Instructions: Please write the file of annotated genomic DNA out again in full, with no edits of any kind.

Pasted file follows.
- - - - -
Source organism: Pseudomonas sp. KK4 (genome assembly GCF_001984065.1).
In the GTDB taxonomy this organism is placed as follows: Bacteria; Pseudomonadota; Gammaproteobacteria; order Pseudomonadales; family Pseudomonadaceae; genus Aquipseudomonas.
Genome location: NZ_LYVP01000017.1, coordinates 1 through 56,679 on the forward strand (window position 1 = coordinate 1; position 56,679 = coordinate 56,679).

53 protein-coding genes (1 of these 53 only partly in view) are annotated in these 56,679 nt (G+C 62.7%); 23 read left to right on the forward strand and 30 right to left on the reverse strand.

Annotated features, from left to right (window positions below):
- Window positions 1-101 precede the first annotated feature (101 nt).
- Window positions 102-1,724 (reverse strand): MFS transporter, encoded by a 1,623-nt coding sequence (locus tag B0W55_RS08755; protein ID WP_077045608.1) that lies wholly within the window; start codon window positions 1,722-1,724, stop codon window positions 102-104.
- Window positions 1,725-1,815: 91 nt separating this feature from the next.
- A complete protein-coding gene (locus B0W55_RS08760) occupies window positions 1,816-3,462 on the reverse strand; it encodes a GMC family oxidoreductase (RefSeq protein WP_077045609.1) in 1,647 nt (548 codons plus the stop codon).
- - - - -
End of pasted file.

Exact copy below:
Source organism: Pseudomonas sp. KK4 (genome assembly GCF_001984065.1).
In the GTDB taxonomy this organism is placed as follows: Bacteria; Pseudomonadota; Gammaproteobacteria; order Pseudomonadales; family Pseudomonadaceae; genus Aquipseudomonas.
Genome location: NZ_LYVP01000017.1, coordinates 1 through 56,679 on the forward strand (window position 1 = coordinate 1; position 56,679 = coordinate 56,679).

53 protein-coding genes (1 of these 53 only partly in view) are annotated in these 56,679 nt (G+C 62.7%); 23 read left to right on the forward strand and 30 right to left on the reverse strand.

Annotated features, from left to right (window positions below):
- Window positions 1-101 precede the first annotated feature (101 nt).
- Window positions 102-1,724 (reverse strand): MFS transporter, encoded by a 1,623-nt coding sequence (locus tag B0W55_RS08755; protein ID WP_077045608.1) that lies wholly within the window; start codon window positions 1,722-1,724, stop codon window positions 102-104.
- Window positions 1,725-1,815: 91 nt separating this feature from the next.
- A complete protein-coding gene (locus B0W55_RS08760) occupies window positions 1,816-3,462 on the reverse strand; it encodes a GMC family oxidoreductase (RefSeq protein WP_077045609.1) in 1,647 nt (548 codons plus the stop codon).